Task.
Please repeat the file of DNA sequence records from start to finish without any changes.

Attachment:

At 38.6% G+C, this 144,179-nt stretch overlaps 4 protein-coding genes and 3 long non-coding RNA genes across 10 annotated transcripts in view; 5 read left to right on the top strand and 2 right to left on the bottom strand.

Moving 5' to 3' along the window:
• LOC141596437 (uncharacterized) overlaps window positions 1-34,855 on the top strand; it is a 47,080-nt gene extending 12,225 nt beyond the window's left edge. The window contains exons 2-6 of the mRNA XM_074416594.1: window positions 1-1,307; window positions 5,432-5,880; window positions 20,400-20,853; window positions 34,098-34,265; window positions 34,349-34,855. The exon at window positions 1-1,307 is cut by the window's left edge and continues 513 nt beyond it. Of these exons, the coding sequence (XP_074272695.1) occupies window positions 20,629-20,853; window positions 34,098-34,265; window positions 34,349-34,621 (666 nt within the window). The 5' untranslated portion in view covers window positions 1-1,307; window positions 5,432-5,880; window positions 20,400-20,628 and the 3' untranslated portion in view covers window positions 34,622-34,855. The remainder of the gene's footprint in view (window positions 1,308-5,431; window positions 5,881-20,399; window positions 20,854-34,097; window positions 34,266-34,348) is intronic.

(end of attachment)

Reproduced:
At 38.6% G+C, this 144,179-nt stretch overlaps 4 protein-coding genes and 3 long non-coding RNA genes across 10 annotated transcripts in view; 5 read left to right on the top strand and 2 right to left on the bottom strand.

Moving 5' to 3' along the window:
• LOC141596437 (uncharacterized) overlaps window positions 1-34,855 on the top strand; it is a 47,080-nt gene extending 12,225 nt beyond the window's left edge. The window contains exons 2-6 of the mRNA XM_074416594.1: window positions 1-1,307; window positions 5,432-5,880; window positions 20,400-20,853; window positions 34,098-34,265; window positions 34,349-34,855. The exon at window positions 1-1,307 is cut by the window's left edge and continues 513 nt beyond it. Of these exons, the coding sequence (XP_074272695.1) occupies window positions 20,629-20,853; window positions 34,098-34,265; window positions 34,349-34,621 (666 nt within the window). The 5' untranslated portion in view covers window positions 1-1,307; window positions 5,432-5,880; window positions 20,400-20,628 and the 3' untranslated portion in view covers window positions 34,622-34,855. The remainder of the gene's footprint in view (window positions 1,308-5,431; window positions 5,881-20,399; window positions 20,854-34,097; window positions 34,266-34,348) is intronic.